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Netflix's 'Tall Girl' falls short, stigmatizing something that didn't have a stigma on it
Netflix

The height of the average American woman is 5'4, and 5% of women grow to 5'9 or taller, according to the Center for Disease Control. While tall women are in the minority, the downsides to being tall are nowhere near as bad as the way they're presented in Netflix's new teen rom-com, "Tall Girl."

The movie is about a 6-foot-1-inch tall high schooler named Jodi who feels uncomfortable with her height after years of bullying. As a rom-com lover and tall girl, I wanted to like "Tall Girl," I really did. Lead actress Ava Michelle, who plays the titular tall girl, delivered a very relatable performance as Jodi, and the film did have its moments. But "Tall Girl" inadvertently sends the message that not being small and dainty is the worst thing that could ever happen to someone. It's not.

The movie got blasted on Twitter for presenting being tall as adversity.








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Being tall isn't adversity. I'm taller than most men and have never once felt discriminated against because of my stature. Height can be an asset. Leaders tend to be on the tall side. Malcolm Gladwell noted in "Blink" that 14.5% of American men are 6 feet or taller, but 58% of CEOs of Fortune 500 companies are 6 feet or taller. Yes, that statistic applies to men, but I've always felt that it validates my height by proxy.

If there is any discrimination against tall woman, it comes into play with dating. This factor does, to some degree, make height relevant fodder for a rom-com. Women who mark their height as 6 feet or above get 40% less messages on OK Cupid, and women are, on average 8% shorter than their partners. But again, there are worse things in the world – and this comes from a woman who thought the first guy to ask her out (yes, he was shorter) was pranking her. A 2008 study found that only 53% of men require their partners to be shorter them, so height isn't always a deal breaker.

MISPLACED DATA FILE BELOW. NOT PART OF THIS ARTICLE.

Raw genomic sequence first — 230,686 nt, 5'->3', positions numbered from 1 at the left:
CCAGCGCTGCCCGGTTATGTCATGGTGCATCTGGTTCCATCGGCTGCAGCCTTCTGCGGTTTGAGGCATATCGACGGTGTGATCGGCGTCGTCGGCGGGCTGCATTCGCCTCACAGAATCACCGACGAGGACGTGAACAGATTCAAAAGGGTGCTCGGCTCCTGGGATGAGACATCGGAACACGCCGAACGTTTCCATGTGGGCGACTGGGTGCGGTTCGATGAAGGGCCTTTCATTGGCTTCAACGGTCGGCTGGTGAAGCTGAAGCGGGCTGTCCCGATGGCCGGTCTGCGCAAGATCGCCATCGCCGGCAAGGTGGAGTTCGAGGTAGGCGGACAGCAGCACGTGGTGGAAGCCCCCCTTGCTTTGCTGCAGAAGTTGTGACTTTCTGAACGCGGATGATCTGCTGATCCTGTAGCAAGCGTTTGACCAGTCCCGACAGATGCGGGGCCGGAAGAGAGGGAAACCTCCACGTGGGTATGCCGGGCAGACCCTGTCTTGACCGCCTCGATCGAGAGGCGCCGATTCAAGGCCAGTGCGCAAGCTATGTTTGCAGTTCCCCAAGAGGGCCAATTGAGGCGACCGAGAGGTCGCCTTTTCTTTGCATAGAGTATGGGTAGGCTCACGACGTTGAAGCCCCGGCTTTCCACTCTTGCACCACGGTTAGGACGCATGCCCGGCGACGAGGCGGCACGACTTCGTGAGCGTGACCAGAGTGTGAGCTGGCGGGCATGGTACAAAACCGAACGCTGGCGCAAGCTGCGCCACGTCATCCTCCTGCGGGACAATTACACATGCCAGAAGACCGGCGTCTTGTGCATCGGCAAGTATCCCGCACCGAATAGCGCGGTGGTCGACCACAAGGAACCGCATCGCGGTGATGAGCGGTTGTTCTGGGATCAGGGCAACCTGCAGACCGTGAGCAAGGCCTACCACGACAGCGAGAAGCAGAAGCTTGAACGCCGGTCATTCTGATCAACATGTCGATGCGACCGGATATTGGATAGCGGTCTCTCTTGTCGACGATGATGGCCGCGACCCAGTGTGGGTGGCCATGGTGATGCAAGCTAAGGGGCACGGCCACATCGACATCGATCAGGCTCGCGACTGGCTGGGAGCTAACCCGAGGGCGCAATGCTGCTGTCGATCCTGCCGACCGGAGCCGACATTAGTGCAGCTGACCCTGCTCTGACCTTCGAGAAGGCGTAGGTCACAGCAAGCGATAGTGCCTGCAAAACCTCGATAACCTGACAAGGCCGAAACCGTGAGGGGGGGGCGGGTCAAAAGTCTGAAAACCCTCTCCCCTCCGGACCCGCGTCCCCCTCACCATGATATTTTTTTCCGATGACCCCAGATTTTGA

While the film aims to have an inspirational "love who you are" message, and that is admirable, it falls, well, short. "Tall Girl"ends up being the cinematic version of "You'd be prettier if you stopped slouching." Something that just sucks sometimes is blown out to the point where it's life ruining, and turns a well-meaning film into one of those, "I didn't know there was anything wrong with me until you said something" scenarios. "Tall Girl"could be summed up in one of Jodi's lines – "Anytime you try to make me feel normal, you end up making me feel like more of a freak."

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We shouldn't put a stigma on something that doesn't have a stigma. Aside from sometimes having a hard time finding pants, I have found that the most difficult part of being tall is when people constantly point it out to you. If you really want tall girls to love their bodies the way they are, then stop pointing out that they're tall.

10/10. The Mayyas dance.

We can almost always expect to see amazing acts and rare skills on “America’s Got Talent.” But sometimes, we get even more than that.

The Mayyas, a Lebanese women’s dance troupe whose name means “proud walk of a lioness,” delivered a performance so mesmerizing that judge Simon Cowell called it the “best dance act” the show has ever seen, winning them an almost instant golden buzzer.

Perhaps this victory comes as no surprise, considering that the Mayyas had previously won “Arab’s Got Talent” in 2019 and competed on “Britain’s Got Talent: The Champions.” But truly, it’s what motivates them to take to the stage that’s remarkable.

“Lebanon is a very beautiful country, but we live a daily struggle," one of the dancers said to the judges just moments before their audition. Another explained, “being a dancer as a female Arab is not fully supported yet.”

Nadim Cherfan, the team’s choreographer, added that “Lebanon is not considered a place where you can build a career out of dancing, so it’s really hard, and harder for women.”

Still, Cherfan shared that it was a previous “AGT” star who inspired the Mayyas to defy the odds and audition anyway. Nightbirde, a breakout singer who also earned a golden buzzer before tragically passing away in February 2021 due to cancer, had told the audience, “You can't wait until life isn't hard anymore before you decide to be happy.” The dance team took the advice to heart.

For the Mayyas, coming onto the “AGT” stage became more than an audition opportunity. Getting emotional, one of the dancers declared that it was “our only chance to prove to the world what Arab women can do, the art we can create, the fights we fight.”

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